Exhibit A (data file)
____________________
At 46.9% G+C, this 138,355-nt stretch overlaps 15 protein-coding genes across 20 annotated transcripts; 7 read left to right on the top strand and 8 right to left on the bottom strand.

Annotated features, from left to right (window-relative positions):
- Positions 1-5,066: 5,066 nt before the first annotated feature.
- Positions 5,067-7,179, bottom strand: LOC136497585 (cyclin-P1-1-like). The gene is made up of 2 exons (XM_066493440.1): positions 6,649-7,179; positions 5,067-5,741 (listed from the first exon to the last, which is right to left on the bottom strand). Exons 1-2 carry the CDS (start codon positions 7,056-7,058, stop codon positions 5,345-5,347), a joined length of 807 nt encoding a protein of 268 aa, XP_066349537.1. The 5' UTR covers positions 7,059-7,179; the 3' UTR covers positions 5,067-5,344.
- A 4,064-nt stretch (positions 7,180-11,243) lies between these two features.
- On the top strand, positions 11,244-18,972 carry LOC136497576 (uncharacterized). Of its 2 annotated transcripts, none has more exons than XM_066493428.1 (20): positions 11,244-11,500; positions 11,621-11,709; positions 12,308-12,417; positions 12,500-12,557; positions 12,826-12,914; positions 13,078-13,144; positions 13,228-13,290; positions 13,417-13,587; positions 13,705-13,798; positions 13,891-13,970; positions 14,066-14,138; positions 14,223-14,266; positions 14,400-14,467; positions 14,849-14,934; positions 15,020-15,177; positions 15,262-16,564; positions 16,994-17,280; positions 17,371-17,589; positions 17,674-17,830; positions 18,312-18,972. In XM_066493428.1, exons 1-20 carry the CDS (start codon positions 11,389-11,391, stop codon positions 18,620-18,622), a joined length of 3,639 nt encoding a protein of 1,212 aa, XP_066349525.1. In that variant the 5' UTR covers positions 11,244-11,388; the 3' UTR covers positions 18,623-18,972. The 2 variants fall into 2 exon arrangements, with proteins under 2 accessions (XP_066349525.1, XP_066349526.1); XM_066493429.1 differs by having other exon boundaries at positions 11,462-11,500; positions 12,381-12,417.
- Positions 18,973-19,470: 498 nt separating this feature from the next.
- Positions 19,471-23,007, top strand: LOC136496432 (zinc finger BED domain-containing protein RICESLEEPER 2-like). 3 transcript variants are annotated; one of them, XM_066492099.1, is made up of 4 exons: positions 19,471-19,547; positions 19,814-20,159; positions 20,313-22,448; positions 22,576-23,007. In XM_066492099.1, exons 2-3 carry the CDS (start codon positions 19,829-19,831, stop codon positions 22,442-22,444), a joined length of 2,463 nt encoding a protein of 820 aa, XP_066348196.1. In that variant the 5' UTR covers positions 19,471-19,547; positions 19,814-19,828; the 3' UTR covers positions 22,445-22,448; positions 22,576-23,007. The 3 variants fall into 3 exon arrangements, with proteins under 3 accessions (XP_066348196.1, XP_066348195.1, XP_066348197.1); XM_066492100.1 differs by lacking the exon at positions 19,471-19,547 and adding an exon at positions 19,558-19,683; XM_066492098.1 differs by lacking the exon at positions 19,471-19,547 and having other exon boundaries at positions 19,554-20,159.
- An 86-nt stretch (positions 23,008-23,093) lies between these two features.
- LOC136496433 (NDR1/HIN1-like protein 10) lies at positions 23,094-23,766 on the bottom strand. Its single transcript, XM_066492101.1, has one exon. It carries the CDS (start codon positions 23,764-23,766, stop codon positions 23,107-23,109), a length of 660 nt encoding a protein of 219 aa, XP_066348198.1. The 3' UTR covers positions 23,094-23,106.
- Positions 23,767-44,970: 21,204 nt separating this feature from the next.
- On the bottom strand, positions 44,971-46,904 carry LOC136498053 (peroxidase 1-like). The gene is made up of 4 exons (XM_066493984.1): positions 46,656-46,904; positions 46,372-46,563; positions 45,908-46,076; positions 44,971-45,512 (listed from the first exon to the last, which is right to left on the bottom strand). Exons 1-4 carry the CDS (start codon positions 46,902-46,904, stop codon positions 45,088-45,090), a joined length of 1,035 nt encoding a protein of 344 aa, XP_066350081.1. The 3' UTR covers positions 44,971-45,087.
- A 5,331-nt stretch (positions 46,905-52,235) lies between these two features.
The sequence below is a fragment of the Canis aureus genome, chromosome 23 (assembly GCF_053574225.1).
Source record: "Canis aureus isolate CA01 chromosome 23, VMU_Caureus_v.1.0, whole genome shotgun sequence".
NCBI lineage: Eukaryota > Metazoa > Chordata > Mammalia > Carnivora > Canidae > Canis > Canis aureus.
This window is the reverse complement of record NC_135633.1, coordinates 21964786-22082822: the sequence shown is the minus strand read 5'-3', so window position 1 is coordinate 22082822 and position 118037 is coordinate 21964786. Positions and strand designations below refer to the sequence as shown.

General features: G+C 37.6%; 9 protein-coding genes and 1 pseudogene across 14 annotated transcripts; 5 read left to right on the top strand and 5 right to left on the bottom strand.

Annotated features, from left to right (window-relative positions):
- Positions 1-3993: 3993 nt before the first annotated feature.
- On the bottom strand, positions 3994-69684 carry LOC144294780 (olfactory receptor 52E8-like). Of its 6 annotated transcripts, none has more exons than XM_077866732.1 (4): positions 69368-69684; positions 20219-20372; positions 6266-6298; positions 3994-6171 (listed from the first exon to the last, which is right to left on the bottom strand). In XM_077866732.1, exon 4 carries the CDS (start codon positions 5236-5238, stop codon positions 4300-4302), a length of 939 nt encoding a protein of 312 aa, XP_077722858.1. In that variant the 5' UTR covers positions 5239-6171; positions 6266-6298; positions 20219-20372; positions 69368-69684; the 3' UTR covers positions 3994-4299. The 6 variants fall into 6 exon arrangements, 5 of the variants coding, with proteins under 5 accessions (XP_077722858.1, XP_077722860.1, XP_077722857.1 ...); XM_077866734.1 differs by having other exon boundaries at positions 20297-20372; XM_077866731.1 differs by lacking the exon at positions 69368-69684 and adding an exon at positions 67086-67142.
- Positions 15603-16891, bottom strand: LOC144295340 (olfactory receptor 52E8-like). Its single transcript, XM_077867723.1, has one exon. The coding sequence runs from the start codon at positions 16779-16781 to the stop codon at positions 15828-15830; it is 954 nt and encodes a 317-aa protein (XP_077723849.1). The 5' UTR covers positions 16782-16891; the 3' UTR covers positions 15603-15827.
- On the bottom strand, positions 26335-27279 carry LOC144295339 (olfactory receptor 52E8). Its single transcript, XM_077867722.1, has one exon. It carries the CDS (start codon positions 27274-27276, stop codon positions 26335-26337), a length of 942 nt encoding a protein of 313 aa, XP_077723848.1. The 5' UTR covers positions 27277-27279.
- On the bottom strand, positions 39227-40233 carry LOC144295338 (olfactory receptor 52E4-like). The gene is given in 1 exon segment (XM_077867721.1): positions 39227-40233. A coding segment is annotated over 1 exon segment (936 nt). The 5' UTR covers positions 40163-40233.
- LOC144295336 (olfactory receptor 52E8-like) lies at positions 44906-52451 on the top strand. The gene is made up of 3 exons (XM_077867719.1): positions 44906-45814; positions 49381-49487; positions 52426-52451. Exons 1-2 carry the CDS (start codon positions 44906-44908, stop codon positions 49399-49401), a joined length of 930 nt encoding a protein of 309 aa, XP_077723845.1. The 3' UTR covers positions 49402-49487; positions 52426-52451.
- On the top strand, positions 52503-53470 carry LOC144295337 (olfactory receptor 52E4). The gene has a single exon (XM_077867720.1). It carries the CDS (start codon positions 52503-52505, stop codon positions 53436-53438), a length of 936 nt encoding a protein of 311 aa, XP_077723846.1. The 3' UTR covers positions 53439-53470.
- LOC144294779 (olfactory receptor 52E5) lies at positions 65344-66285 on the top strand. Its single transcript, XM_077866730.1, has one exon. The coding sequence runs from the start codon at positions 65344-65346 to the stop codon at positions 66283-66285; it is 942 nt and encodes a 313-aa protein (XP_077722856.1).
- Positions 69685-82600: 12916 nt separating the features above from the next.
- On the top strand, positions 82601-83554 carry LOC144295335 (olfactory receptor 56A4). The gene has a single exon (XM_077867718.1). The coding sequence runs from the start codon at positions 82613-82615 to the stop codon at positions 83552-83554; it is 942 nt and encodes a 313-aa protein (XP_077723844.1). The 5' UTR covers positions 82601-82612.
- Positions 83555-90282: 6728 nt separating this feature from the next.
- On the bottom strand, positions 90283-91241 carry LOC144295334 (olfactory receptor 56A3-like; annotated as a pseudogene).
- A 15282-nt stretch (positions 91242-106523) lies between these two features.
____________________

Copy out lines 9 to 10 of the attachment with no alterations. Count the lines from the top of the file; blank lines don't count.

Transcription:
- An 86-nt stretch (positions 23,008-23,093) lies between these two features.
- LOC136496433 (NDR1/HIN1-like protein 10) lies at positions 23,094-23,766 on the bottom strand. Its single transcript, XM_066492101.1, has one exon. It carries the CDS (start codon positions 23,764-23,766, stop codon positions 23,107-23,109), a length of 660 nt encoding a protein of 219 aa, XP_066348198.1. The 3' UTR covers positions 23,094-23,106.